12
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The purpose of the program is to shuffle only the middle letters of each word in a sentence, leaving it still readable like this:

Aoccdrnig to a rscheearch at Cmabrigde Uinervtisy, it deosn't mttaer in waht oredr the ltteers in a wrod are, the olny iprmoetnt tihng is taht the frist and lsat ltteer be at the rghit pclae.

def garble(sentence):

    return ' '.join([word[0] + ''.join(random.sample([char for char in word[1:-1]],len(word[1:-1]))) + word[-1] if len(word) > 1 else word for word in  sentence.split()])

I definitely think I have gone overboard putting it all in one line but I'm not sure where to separate it

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17
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I totally agree with @alecxe's comment on Python, but I thing regex is a little overkill for this problem. So, here's a non-regex solution:

import random

def shuffle_string(string):
    chars = list(string)
    random.shuffle(chars)
    return ''.join(chars)

def garble_word(word):
    # No operation needed on sufficiently small words
    # (Also, main algorithm requires word length >= 2)
    if len(word) <= 3:
        return word

    # Split word into first & last letter, and middle letters
    first, mid, last = word[0], word[1:-1], word[-1]

    return first + shuffle_string(mids) + last

def garble(sentence):
    words = sentence.split(' ')
    return ' '.join(map(garble_word, words))

Edit: It should be noted that while my solution is simpler than @alecxe's, it is not as robust. If you care about dealing with strange whitespace properly, or about handling punctuation (see @RolandIllig's comment), use @alecxe's solution.

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  • \$\begingroup\$ The *mids requires Python 3. \$\endgroup\$ – Dennis Williamson Oct 17 '17 at 0:26
  • 1
    \$\begingroup\$ @DennisWilliamson True, but the question is tagged "python-3.x" Updated regardless. \$\endgroup\$ – Quelklef Oct 17 '17 at 0:26
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    \$\begingroup\$ Your code considers ear, a valid garbling for the "word" are,. \$\endgroup\$ – Roland Illig Oct 17 '17 at 5:32
  • \$\begingroup\$ *mids already provide a list of characters, no need to chars = list(string) in shuffle_string (unless Python 2…) \$\endgroup\$ – Mathias Ettinger Oct 17 '17 at 10:58
  • \$\begingroup\$ I like this one slightly better because it uses a more similar technique to mine \$\endgroup\$ – Joe Oct 17 '17 at 18:42
19
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The fact that Python allows fitting things on a single line and pack in comprehensions, does not mean you need to try to squash the code to be shorter hurting readability. I would probably at least expand the code into multiple lines with descriptive variable names.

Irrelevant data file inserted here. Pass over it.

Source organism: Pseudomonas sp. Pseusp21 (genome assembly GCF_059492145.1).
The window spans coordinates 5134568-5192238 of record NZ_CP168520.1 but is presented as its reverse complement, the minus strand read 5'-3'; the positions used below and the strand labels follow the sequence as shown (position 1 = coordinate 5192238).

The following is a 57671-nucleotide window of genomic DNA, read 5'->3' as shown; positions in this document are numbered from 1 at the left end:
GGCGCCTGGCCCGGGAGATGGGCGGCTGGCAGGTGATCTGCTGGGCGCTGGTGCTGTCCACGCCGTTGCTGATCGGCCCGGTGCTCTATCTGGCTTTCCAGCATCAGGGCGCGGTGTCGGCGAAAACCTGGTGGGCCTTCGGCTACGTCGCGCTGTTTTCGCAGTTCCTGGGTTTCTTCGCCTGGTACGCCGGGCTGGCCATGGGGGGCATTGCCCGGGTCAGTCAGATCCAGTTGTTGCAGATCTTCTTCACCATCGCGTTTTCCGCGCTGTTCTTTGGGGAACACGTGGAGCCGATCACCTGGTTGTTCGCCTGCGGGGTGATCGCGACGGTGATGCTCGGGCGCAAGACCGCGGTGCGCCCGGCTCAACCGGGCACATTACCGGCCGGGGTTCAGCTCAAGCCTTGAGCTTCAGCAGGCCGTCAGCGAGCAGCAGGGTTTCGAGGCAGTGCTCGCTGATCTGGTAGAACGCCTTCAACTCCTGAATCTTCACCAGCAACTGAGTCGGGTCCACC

Here is, though, an alternative solution based on regular expression replacement function:

from random import shuffle
import re


RE_GARBLE = re.compile(r"\b(\w)(\w+)(\w)\b")


def garble_word(match):
    first, middle, last = match.groups()

    middle = list(middle)
    shuffle(middle)

    return first + ''.join(middle) + last


def garble(sentence):
    return RE_GARBLE.sub(garble_word, sentence)
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  • \$\begingroup\$ I've not used regex before. Could you explain what is being passed to garble_word()? \$\endgroup\$ – Joe Oct 16 '17 at 18:59
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    \$\begingroup\$ @Joe sure, the match is a "Match" object, that allows us to access the captured groups via .groups(). A good place to start with regular expressions is the How To from the standard library documentation. \$\endgroup\$ – alecxe Oct 16 '17 at 19:22
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    \$\begingroup\$ The regex is for word extraction (not for garbling), and should be named appropriately. \$\endgroup\$ – n0rd Oct 17 '17 at 0:44
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    \$\begingroup\$ I would also expect garble_word function to take a word string as an input, not some regex match object. \$\endgroup\$ – n0rd Oct 17 '17 at 0:46
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    \$\begingroup\$ @n0rd well, here garble_word() is a replacement function for the re.sub() which expects an argument to be a "match" object..just following the contract/rules..thanks. \$\endgroup\$ – alecxe Oct 17 '17 at 0:59
3
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You definitely need to split up the line. Something like the following is way more readable.

def garble(sentence):
    words = []
    for word in  sentence.split():
        if len(word) > 1:
            words.append(word[0]
                       + ''.join(random.sample(
                         [char for char in word[1:-1]], len(word) - 2))
                       + word[-1])
        else:
            words.append(word)
    return ' '.join(words)
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  • \$\begingroup\$ you can probably make this a little faster by using if len(word) > 3, since one, two, and three letter words are all unchanged. \$\endgroup\$ – MMAdams Oct 17 '17 at 13:48
  • \$\begingroup\$ yeah, I just kept the 1 to keep consistency with the original \$\endgroup\$ – Oscar Smith Oct 17 '17 at 14:16

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